an article over the weekend in The Guardian's magazine, The Observer. This certainly caught my attention."Classical musicians are ‘clone-like’ these days, says Nigel Kennedy" - reads the headline for
Is that so?
According to the article, the violinist Kennedy, who is 66, "said that young classical musicians starting out in their careers are sacrificing creativity and individuality and becoming 'clone-like,' urged on by music schools teaching a formulaic syllabus."
"It’s wonderful to hear near-to-perfect playing, but it’s at the expense of perfect communication," he said in the article. While he called today's classical musicians "technically phenomenal," he bemoaned the days of individuality, with legendary pianists like Arthur Rubinstein and Edwin Fischer.
Classically trained himself, Kennedy gained popularity back in 1986 by recording one of the most popular classical pieces of all-time, Vivaldi: The Four Seasons. Over his long career he branched out into many genres and showed much creativity, re-imagining songs by Jimi Hendrix, and collaborating with some great rock stars like Sir Paul McCartney, Kate Bush, The Who and Led Zeppelin.
With respect to Kennedy, I have been listening to quite a few of today's classically-trained young violinists, and I have to disagree on the "clone" count. I'm seeing creativity and originality all over the place. I also find evidence that classical institutions are embracing not only rigor, but also originality. So I will present a few examples from a rising generation of thoughtful, original, and creative musicians who were "classically trained" and who are now showing us exciting new directions for the future.
Let's start with Latvian violinist Roberts Balanas, who recently emerged from the Royal Academy of Music. It doesn't seem like a classical education suppressed his brilliance or creativity. In fact I believe I hear a little Bach in his version of Pink Floyd's "Another Brick in the Wall." He also "scordifies" his fiddle right in the middle of the tune, it's really impressive.
And shiver me timbers, check out violinist Rachell Ellen Wong playing "Winter" from The Four Seasons.
It's been played so many times, you wouldn't think anyone could do anything new. But wow. She is technically brilliant, yes. Also, she has me jumping out of my chair and wondering what she will do next. "Clone"? No way! Her originality came through in the same way, when I saw her play live at last spring's Juilliard Symposium, which, by the way, was where she studied - she has a Masters in Music in Historical Performance from The Juilliard School. Here is another example of her playing - she makes something as familiar as Mozart Concerto No. 5 unfold like a new invention.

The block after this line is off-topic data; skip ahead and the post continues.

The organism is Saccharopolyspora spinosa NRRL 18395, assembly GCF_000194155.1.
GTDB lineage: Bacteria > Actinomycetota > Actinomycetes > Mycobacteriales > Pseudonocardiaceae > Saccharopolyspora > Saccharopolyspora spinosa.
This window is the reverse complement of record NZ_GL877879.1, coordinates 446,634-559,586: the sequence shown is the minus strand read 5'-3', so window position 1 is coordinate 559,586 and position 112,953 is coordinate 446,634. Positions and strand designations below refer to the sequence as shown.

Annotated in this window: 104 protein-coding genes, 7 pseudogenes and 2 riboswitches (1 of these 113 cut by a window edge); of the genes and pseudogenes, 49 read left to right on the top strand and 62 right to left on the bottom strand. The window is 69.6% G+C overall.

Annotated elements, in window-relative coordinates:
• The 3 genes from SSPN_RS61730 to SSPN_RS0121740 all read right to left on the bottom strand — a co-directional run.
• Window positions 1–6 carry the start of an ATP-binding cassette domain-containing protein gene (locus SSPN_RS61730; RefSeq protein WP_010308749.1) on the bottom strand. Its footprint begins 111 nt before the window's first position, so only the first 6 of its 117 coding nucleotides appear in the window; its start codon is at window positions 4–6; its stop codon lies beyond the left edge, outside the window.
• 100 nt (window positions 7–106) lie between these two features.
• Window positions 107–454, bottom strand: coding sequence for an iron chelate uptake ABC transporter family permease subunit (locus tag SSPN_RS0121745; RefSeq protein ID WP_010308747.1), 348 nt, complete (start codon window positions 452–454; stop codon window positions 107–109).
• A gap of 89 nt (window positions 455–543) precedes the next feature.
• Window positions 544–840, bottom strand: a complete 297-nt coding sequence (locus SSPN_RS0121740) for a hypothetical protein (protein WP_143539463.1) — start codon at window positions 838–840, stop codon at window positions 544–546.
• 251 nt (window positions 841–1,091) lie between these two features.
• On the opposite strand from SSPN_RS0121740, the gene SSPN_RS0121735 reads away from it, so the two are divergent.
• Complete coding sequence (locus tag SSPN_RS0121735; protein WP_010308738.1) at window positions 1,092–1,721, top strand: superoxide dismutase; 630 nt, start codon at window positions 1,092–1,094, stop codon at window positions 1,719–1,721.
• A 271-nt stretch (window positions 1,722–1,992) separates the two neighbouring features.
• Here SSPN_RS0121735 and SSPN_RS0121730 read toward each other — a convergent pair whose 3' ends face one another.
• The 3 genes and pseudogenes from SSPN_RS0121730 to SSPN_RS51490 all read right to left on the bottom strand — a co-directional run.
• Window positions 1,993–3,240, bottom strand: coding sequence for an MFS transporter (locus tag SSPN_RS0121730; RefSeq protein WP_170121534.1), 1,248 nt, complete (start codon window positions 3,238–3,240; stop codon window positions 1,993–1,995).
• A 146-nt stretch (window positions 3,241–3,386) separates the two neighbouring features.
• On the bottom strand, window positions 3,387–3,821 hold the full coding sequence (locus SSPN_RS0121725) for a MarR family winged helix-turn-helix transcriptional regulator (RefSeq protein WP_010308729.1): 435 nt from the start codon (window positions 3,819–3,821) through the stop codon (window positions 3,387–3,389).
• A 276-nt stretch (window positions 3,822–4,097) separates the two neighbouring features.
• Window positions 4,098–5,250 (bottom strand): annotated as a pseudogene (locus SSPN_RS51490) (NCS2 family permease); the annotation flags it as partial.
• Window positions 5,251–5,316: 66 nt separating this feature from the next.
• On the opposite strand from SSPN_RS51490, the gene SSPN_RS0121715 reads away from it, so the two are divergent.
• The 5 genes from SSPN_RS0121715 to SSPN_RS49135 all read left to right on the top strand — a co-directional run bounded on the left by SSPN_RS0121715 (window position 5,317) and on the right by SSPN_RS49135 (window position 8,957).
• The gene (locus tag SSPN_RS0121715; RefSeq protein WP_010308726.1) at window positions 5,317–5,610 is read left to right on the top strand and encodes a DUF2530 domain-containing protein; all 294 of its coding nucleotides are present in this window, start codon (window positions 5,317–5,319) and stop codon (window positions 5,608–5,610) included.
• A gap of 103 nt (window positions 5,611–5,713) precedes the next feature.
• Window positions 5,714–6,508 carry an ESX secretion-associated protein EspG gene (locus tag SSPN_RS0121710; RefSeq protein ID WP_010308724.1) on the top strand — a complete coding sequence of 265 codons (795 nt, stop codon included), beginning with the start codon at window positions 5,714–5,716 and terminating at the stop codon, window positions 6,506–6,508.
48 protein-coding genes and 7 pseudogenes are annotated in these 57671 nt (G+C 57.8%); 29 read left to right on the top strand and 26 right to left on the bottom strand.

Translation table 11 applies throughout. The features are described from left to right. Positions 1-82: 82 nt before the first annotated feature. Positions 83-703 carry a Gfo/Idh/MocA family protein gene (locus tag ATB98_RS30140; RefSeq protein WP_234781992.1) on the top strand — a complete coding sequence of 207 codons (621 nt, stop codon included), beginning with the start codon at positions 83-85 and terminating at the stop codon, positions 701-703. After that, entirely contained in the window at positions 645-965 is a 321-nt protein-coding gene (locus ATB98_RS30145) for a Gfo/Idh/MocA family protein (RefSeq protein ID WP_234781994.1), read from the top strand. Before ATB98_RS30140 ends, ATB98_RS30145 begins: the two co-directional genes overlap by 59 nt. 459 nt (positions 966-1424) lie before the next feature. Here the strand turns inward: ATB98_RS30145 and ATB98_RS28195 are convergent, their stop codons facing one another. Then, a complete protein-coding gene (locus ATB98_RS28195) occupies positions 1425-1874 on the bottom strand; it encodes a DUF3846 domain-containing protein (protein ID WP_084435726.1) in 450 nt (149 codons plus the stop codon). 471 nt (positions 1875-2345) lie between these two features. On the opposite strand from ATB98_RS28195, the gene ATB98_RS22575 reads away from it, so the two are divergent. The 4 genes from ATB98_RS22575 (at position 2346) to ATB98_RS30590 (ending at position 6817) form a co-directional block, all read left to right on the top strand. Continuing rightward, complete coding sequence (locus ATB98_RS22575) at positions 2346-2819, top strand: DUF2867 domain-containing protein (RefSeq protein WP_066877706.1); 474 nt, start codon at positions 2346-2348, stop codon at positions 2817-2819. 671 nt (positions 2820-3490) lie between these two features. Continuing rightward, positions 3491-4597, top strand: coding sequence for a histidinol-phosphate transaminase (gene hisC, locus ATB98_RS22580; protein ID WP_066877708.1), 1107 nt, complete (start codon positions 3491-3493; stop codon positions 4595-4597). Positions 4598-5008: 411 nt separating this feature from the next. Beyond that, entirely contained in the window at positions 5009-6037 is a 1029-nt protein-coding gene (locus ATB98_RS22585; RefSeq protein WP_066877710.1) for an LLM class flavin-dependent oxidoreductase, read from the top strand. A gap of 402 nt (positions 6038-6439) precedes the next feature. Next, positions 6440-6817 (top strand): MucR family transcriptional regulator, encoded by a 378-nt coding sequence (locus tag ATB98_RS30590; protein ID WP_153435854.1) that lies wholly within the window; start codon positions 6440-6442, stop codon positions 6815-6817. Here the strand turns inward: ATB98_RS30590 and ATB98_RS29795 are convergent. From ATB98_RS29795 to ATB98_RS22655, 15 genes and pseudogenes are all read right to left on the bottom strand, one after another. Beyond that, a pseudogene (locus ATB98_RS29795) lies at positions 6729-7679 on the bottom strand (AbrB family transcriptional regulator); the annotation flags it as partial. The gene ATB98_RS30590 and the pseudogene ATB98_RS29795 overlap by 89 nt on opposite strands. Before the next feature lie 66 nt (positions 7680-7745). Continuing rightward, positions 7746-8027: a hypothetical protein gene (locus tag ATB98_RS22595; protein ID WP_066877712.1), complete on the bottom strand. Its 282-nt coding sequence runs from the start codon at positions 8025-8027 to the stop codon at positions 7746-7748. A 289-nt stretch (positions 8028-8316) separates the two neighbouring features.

Here's another classically-trained violinist who is clearly not being a "Clone" - Curtis Stewart. Seems like he's using everything he ever learned - classical and otherwise - in his show-stopping arrangement of "Isn't She Lovely" by Stevie Wonder, which he played live the Grammys in 2022.
He did have that classical training, then vigorously sought to find his own unique voice. He's also now among that generation of new educators - a faculty member at Juilliard who teaches at the Perlman Music Program and at the LaGuardia High School of Music & Art and Performing Arts - who emphasize both good technical training and using music as an expressive means.
I'm sure my readers can help me come up with more "classically-trained musicians these days" who have either found their way to a variety of genres or who have stayed with classical music, who distinctly don't play like "clones."
Kennedy does have a point about education - that we don't want to get so strict and didactic that young musicians become locked into a single way of doing things. And yes, classical music education has been guilty of that.
But let's make a distinction between education and performance, the learning of technique and musicality, and the application of those things by an artist. I still had to learn my alphabet and phonics to learn to read. I had to learn spelling and basic grammar in order to write. I had to learn addition and multiplication before I could muddle through a calculus class.
Yes, violinists will ever have to learn scales, double-stops, keys, music reading, music theory. Even if you forego a "formal classical education" an artist will put in the time and sweat learning it all, by hook or by crook.
Nigel is right about this: a student's "love of music" should never be quashed, and a program or a teacher who systematically does that is bad news. But sheer "love of music" will only get most people so far, if the goal is to gain the freedom that comes with true fluency on an instrument such as the violin, viola, cello, piano, etc. If sheer "love of music" drives you to undertake the considerable work of mastering your instrument, then great. But if you need a teacher, a program, and a bit of grit to get there, then classical training is a pretty good bet, whatever direction you wish to go from there.
"We don't need no education"? Actually, generally we do. We don't need abuse, though.
Fortunately, a lot of classical programs "these days" are aware of the crushing dogmas of the past, and they aim for something better: the rigor of a good education alongside that "love for music" and exploratory spirit that drives us in the first place. Let's celebrate the successes of our best artists - young, middle-aged and old - and be inspired by their artistry and their creativity. Kennedy is among them.
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